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Old 04-19-2012, 06:52 PM   #41 (permalink)
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Quote:
Originally Posted by JanvdW View Post
I tested the "theory", and got no assistance from the servo, at 400 000km and 14 years of service, the system may need some attention.
I can't get 3 stops from a modest 30-35 kph out of my 2005 Volvo - so much for the theory.
Tried it in stop & go traffic downhill, and had to stand on the brakes just to get it stopped the third time.
Good to know I'll only have one shot at stopping the car in an emergency though.

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Old 04-20-2012, 04:38 AM   #42 (permalink)
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Originally Posted by euromodder View Post
I can't get 3 stops from a modest 30-35 kph out of my 2005 Volvo - so much for the theory.
Tried it in stop & go traffic downhill, and had to stand on the brakes just to get it stopped the third time.
Good to know I'll only have one shot at stopping the car in an emergency though.
That is really odd, I get three stops in my car (actually 3 of my cars) and it is general rule, minimum would be one full stop, imo.

But certainly better test that to be sure, also I think it could be possible to add vacuum reservoir of some sorts? That would improve safety of EOC for vehicles that fail to have enough vacuum reserves.

edit: I did check the law and it is two braking events that law requires at minimum. Your country may vary.
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Old 04-21-2012, 08:37 AM   #43 (permalink)
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Diesels burn next to nothing at idle. Any restart adds some sort of wear and uses battery power, unless bump starting a manual.

Therefore, I would think that leaving it running for up to a minute or two makes sense.
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Old 04-21-2012, 10:03 AM   #44 (permalink)
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Originally Posted by pete c View Post
Diesels burn next to nothing at idle. Any restart adds some sort of wear and uses battery power, unless bump starting a manual.

Therefore, I would think that leaving it running for up to a minute or two makes sense.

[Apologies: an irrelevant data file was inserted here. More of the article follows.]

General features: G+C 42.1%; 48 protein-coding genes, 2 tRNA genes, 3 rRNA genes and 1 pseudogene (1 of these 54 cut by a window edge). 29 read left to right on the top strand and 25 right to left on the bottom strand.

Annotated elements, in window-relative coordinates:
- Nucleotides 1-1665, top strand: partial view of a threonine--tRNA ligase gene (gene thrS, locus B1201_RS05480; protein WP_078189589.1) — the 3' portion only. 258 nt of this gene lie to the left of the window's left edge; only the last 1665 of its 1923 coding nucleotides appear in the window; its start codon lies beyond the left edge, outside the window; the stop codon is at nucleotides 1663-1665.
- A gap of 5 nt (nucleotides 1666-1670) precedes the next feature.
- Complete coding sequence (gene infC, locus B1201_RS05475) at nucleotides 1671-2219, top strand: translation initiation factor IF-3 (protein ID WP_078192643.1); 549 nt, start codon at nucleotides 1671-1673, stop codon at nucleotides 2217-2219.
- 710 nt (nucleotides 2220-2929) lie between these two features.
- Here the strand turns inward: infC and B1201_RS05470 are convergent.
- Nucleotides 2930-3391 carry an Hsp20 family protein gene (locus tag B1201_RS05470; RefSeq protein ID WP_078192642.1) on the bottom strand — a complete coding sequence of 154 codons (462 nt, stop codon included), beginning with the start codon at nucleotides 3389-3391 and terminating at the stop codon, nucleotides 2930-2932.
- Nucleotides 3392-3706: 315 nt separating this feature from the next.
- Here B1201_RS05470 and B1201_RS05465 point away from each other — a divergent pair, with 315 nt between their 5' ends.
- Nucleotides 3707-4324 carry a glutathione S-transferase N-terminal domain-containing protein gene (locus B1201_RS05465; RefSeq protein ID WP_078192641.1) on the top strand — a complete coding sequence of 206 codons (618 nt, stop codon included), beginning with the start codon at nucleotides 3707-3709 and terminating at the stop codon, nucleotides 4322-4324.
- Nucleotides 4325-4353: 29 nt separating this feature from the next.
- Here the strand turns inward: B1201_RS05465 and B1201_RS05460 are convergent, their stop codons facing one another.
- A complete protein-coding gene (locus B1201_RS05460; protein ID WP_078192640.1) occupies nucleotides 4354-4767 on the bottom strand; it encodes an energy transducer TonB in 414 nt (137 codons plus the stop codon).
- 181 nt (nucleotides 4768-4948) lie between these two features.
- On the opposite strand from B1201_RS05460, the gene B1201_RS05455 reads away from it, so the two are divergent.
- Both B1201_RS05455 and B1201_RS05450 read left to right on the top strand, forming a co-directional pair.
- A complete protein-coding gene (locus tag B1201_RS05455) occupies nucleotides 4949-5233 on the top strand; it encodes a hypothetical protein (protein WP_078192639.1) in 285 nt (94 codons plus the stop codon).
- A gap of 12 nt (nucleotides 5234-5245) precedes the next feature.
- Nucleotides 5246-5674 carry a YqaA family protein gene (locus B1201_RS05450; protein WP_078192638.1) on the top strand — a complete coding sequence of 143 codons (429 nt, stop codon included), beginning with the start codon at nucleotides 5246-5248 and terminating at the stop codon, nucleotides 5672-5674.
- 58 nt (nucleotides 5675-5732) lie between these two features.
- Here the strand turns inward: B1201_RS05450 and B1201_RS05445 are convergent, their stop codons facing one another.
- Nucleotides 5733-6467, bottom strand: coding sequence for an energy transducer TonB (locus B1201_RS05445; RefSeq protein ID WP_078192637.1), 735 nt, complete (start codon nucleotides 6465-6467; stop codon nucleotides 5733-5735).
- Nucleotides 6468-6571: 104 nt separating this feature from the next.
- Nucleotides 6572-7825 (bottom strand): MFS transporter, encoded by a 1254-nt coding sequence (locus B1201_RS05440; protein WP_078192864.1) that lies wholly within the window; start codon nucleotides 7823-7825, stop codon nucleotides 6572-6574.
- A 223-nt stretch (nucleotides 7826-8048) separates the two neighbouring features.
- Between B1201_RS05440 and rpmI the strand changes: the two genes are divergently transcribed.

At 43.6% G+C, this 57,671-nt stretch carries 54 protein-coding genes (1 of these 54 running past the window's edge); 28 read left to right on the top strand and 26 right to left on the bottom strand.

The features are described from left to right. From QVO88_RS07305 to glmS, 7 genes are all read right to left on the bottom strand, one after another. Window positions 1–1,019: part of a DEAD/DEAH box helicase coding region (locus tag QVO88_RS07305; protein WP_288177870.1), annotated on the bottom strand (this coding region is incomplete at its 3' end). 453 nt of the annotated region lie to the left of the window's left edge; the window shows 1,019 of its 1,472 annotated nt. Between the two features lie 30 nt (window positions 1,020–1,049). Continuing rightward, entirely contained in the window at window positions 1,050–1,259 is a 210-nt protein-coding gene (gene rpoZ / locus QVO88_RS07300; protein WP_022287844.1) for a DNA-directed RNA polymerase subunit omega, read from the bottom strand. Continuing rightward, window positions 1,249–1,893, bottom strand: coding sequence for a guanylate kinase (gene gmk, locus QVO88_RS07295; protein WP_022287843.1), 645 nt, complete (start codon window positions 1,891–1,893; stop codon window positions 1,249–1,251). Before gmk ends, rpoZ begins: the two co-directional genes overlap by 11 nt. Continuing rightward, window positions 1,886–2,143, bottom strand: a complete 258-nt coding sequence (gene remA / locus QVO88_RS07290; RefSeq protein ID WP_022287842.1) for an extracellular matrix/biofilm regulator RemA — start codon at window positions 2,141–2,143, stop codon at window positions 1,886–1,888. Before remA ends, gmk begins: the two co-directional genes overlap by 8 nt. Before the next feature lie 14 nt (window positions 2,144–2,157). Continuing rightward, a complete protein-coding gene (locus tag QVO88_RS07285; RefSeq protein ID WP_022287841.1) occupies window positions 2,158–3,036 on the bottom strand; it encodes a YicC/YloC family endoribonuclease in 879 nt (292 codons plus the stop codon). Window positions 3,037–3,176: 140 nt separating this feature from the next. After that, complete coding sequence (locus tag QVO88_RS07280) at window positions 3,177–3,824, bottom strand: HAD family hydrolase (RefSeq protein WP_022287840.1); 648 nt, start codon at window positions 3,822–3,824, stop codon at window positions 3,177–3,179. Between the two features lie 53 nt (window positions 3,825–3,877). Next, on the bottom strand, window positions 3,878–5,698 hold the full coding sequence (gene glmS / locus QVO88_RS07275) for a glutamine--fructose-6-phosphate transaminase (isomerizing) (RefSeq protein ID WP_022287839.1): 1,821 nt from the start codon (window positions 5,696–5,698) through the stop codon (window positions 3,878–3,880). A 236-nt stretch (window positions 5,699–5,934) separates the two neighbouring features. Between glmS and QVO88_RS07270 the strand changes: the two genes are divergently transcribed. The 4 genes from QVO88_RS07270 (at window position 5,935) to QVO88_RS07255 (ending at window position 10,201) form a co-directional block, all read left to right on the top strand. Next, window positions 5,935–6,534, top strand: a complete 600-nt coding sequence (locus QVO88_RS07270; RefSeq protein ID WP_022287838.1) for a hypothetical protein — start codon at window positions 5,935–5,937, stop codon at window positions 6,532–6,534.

My TD's lowest idle usage is 0.52-0.54 liters per hour after warming up and without extra loads. With lights, radio, ventilation, and/or A/C that can easily get to 0.80-1.20 lph. I've checked in 2-3 gassers with similarly sized engines that they have the same fuel consumption at idle, so it's about even. If one is worth shutting off, then so is the other.
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Old 04-21-2012, 02:17 PM   #45 (permalink)
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Originally Posted by Piwoslaw View Post
My TD's lowest idle usage is 0.52-0.54 liters per hour after warming up and without extra loads.....I've checked in 2-3 gassers with similarly sized engines that they have the same fuel consumption at idle, so it's about even. If one is worth shutting off, then so is the other.
My buddy's 2006 VW 2.0T gasser shows 1.0-1.2 liters per hour fully warmed up, no extra loads. That's double the consumption of your diesel. That's significant.
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Old 04-21-2012, 03:42 PM   #46 (permalink)
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Quote:
Originally Posted by pete c View Post
Diesels burn next to nothing at idle. Any restart adds some sort of wear and uses battery power, unless bump starting a manual.

Therefore, I would think that leaving it running for up to a minute or two makes sense.
Everyone seems to think that and so we end up with everyone idling for waaaaay more than a minute or two. Always.
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Old 04-21-2012, 05:00 PM   #47 (permalink)
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not going to disagree with you Frank. I do do my part, but you are correct. I observe far too many idling diesels.
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Old 07-01-2012, 08:25 PM   #48 (permalink)
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here in cal. our trucks at work have an auto shut off at 5 min of idling (the state side not the military)
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Old 07-01-2012, 08:47 PM   #49 (permalink)
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Most "Clean Idle Certified" HD engines require a 5 min shutdown timer. Cummins engines do not, as they idle clean enough to not require it.
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Old 07-01-2012, 08:55 PM   #50 (permalink)
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I may be wrong here but I think cal. has a law if you are not moving the engine is required to shut down after 5 min. for smog

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